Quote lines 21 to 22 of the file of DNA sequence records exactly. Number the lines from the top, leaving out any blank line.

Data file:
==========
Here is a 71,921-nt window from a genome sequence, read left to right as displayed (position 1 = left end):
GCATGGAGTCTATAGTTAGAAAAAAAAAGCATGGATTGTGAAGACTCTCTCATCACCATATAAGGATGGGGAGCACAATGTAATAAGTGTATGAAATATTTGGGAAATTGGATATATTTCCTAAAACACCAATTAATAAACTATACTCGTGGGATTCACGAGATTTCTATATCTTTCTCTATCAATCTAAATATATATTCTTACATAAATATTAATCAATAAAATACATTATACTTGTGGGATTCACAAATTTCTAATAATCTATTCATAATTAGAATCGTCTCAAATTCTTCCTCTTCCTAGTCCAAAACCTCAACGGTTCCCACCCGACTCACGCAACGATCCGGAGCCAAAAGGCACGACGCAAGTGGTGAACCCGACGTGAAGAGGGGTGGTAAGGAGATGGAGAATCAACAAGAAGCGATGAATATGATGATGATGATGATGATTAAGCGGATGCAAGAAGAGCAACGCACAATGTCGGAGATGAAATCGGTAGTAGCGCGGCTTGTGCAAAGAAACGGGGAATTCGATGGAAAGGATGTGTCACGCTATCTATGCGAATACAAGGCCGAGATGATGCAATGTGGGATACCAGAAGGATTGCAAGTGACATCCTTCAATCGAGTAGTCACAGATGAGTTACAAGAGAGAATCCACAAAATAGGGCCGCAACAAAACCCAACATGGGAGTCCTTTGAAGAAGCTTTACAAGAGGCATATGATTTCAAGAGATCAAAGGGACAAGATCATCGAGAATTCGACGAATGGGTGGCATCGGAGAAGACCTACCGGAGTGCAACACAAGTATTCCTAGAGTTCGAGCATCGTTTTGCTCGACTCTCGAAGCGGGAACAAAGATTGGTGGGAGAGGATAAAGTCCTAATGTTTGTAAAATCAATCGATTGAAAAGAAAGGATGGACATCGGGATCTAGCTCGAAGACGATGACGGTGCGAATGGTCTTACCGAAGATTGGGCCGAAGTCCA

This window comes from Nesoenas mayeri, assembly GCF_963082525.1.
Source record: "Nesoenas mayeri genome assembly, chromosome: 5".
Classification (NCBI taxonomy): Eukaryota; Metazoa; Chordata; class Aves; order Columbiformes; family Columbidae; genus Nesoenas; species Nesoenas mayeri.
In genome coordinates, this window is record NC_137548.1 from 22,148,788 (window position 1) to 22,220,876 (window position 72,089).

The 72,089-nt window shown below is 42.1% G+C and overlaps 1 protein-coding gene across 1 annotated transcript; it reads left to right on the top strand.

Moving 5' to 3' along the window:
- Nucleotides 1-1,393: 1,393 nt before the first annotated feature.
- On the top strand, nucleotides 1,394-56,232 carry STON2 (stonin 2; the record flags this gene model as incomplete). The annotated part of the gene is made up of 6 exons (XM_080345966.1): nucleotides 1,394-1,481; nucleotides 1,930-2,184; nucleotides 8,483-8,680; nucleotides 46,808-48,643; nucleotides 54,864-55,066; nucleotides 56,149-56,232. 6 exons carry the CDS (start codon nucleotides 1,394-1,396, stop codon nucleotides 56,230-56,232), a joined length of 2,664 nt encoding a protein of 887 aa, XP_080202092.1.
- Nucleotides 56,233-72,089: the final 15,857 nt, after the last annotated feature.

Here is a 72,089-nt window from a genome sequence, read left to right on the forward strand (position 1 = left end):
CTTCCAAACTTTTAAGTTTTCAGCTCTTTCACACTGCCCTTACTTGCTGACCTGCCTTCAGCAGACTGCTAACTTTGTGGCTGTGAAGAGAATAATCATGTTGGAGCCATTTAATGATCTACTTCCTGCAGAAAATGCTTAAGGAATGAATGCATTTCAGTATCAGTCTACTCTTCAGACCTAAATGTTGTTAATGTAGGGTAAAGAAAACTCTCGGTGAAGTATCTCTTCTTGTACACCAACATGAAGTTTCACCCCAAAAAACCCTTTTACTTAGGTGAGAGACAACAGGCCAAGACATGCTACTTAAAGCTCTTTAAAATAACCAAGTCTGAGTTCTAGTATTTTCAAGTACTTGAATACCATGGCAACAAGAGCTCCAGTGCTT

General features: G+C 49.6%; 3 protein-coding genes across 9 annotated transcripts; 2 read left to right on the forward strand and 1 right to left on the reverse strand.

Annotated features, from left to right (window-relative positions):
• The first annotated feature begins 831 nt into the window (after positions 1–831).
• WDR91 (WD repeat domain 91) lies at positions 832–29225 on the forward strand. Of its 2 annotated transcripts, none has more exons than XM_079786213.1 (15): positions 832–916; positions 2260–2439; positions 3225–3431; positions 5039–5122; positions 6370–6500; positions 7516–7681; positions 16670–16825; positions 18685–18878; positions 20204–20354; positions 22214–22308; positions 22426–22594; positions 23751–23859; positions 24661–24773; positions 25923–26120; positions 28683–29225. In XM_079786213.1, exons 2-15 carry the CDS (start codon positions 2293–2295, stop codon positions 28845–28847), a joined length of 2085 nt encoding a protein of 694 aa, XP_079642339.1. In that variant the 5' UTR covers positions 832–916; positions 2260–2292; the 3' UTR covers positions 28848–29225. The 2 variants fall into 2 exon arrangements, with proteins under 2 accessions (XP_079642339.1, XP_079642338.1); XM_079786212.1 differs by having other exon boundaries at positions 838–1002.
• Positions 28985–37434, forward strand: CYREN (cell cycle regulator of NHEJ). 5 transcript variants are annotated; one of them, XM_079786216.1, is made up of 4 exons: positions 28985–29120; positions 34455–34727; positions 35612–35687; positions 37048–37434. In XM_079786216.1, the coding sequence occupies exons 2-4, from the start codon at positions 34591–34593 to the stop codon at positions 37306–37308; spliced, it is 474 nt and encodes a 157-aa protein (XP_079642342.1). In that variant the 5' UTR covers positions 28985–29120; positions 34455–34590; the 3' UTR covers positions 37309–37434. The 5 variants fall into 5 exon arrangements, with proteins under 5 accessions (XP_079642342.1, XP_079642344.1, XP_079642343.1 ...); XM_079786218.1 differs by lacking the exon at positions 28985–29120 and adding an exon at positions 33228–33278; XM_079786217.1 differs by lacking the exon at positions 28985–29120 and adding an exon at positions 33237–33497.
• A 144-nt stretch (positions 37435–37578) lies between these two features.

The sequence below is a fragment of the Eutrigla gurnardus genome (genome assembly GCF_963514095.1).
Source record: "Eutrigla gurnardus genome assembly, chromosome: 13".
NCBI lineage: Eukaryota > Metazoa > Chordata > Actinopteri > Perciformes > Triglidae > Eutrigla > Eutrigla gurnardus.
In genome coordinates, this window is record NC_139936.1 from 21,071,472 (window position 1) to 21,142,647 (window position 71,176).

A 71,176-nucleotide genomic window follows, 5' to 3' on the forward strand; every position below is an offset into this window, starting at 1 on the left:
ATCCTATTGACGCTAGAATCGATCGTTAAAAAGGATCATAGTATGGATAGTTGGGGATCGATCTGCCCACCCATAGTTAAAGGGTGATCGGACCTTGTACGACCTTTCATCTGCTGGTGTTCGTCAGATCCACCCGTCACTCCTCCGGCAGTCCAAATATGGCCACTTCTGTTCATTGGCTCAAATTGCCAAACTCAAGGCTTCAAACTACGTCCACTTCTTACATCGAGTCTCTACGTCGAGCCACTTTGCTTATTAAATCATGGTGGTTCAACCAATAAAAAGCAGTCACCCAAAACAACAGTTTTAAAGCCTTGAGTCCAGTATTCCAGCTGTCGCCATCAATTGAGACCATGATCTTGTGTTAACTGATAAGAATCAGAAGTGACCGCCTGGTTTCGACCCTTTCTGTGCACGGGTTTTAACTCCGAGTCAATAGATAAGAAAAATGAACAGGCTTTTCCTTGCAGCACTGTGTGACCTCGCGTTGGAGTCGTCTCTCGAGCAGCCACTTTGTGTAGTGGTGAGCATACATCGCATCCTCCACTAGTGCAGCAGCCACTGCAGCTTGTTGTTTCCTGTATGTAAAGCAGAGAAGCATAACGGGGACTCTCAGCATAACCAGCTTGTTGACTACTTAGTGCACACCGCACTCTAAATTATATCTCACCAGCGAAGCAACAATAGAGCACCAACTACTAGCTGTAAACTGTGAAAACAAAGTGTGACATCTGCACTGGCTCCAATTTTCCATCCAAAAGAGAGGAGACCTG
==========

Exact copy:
Source record: "Eutrigla gurnardus genome assembly, chromosome: 13".
NCBI lineage: Eukaryota > Metazoa > Chordata > Actinopteri > Perciformes > Triglidae > Eutrigla > Eutrigla gurnardus.